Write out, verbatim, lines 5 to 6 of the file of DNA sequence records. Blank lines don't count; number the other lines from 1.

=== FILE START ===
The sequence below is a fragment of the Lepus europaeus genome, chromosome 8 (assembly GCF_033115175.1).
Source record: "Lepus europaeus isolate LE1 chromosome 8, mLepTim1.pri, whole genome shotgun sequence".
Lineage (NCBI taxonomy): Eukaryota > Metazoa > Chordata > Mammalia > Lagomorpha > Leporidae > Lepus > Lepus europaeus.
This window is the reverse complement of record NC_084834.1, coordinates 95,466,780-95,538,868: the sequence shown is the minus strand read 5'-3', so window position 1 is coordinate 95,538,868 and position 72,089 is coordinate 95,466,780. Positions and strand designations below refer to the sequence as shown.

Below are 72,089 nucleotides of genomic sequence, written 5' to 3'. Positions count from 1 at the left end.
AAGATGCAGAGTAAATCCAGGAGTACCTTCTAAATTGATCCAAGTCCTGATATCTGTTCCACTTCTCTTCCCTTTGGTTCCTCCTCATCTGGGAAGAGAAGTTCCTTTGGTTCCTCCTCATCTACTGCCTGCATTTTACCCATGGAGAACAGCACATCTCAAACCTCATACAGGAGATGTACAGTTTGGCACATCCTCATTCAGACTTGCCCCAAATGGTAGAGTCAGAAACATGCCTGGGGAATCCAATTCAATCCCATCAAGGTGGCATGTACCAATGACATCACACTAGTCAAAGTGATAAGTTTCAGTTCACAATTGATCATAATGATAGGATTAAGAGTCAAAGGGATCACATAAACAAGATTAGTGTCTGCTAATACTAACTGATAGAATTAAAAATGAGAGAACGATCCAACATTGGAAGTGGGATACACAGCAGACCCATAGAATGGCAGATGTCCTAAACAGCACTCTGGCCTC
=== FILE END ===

Below are 72,089 nucleotides of genomic sequence, written 5' to 3'. Positions count from 1 at the left end.
AAGATGCAGAGTAAATCCAGGAGTACCTTCTAAATTGATCCAAGTCCTGATATCTGTTCCACTTCTCTTCCCTTTGGTTCCTCCTCATCTGGGAAGAGAAGTTCCTTTGGTTCCTCCTCATCTACTGCCTGCATTTTACCCATGGAGAACAGCACATCTCAAACCTCATACAGGAGATGTACAGTTTGGCACATCCTCATTCAGACTTGCCCCAAATGGTAGAGTCAGAAACATGCCTGGGGAATCCAATTCAATCCCATCAAGGTGGCATGTACCAATGACATCACACTAGTCAAAGTGATAAGTTTCAGTTCACAATTGATCATAATGATAGGATTAAGAGTCAAAGGGATCACATAAACAAGATTAGTGTCTGCTAATACTAACTGATAGAATTAAAAATGAGAGAACGATCCAACATTGGAAGTGGGATACACAGCAGACCCATAGAATGGCAGATGTCCTAAACAGCACTCTGGCCTC